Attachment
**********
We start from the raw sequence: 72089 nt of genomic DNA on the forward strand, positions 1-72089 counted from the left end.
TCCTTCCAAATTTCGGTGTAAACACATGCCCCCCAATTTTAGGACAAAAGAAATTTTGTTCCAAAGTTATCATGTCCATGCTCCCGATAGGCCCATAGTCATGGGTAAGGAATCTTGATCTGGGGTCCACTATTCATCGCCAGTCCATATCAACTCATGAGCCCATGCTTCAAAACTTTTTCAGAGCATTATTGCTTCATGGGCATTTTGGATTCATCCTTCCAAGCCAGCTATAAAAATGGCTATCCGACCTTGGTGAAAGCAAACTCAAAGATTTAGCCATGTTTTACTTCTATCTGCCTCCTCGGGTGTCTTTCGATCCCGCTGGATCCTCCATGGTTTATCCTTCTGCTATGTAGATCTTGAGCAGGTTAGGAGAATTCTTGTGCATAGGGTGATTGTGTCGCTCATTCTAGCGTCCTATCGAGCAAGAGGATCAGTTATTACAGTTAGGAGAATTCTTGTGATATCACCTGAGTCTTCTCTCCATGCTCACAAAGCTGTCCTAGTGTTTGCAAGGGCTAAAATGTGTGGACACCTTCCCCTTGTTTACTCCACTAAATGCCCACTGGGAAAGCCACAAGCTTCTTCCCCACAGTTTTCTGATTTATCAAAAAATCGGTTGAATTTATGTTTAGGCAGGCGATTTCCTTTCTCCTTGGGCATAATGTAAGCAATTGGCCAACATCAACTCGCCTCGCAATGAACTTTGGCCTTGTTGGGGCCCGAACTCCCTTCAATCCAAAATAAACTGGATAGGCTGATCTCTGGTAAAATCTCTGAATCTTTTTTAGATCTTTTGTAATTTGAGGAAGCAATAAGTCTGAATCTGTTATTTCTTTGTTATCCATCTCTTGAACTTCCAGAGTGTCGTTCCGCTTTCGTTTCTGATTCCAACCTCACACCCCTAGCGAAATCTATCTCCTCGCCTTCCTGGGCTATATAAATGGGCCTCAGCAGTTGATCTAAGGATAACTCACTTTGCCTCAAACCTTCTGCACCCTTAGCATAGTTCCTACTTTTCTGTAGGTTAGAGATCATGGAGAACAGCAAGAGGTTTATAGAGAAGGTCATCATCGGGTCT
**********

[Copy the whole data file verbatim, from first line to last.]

We start from the raw sequence: 72089 nt of genomic DNA on the forward strand, positions 1-72089 counted from the left end.
TCCTTCCAAATTTCGGTGTAAACACATGCCCCCCAATTTTAGGACAAAAGAAATTTTGTTCCAAAGTTATCATGTCCATGCTCCCGATAGGCCCATAGTCATGGGTAAGGAATCTTGATCTGGGGTCCACTATTCATCGCCAGTCCATATCAACTCATGAGCCCATGCTTCAAAACTTTTTCAGAGCATTATTGCTTCATGGGCATTTTGGATTCATCCTTCCAAGCCAGCTATAAAAATGGCTATCCGACCTTGGTGAAAGCAAACTCAAAGATTTAGCCATGTTTTACTTCTATCTGCCTCCTCGGGTGTCTTTCGATCCCGCTGGATCCTCCATGGTTTATCCTTCTGCTATGTAGATCTTGAGCAGGTTAGGAGAATTCTTGTGCATAGGGTGATTGTGTCGCTCATTCTAGCGTCCTATCGAGCAAGAGGATCAGTTATTACAGTTAGGAGAATTCTTGTGATATCACCTGAGTCTTCTCTCCATGCTCACAAAGCTGTCCTAGTGTTTGCAAGGGCTAAAATGTGTGGACACCTTCCCCTTGTTTACTCCACTAAATGCCCACTGGGAAAGCCACAAGCTTCTTCCCCACAGTTTTCTGATTTATCAAAAAATCGGTTGAATTTATGTTTAGGCAGGCGATTTCCTTTCTCCTTGGGCATAATGTAAGCAATTGGCCAACATCAACTCGCCTCGCAATGAACTTTGGCCTTGTTGGGGCCCGAACTCCCTTCAATCCAAAATAAACTGGATAGGCTGATCTCTGGTAAAATCTCTGAATCTTTTTTAGATCTTTTGTAATTTGAGGAAGCAATAAGTCTGAATCTGTTATTTCTTTGTTATCCATCTCTTGAACTTCCAGAGTGTCGTTCCGCTTTCGTTTCTGATTCCAACCTCACACCCCTAGCGAAATCTATCTCCTCGCCTTCCTGGGCTATATAAATGGGCCTCAGCAGTTGATCTAAGGATAACTCACTTTGCCTCAAACCTTCTGCACCCTTAGCATAGTTCCTACTTTTCTGTAGGTTAGAGATCATGGAGAACAGCAAGAGGTTTATAGAGAAGGTCATCATCGGGTCT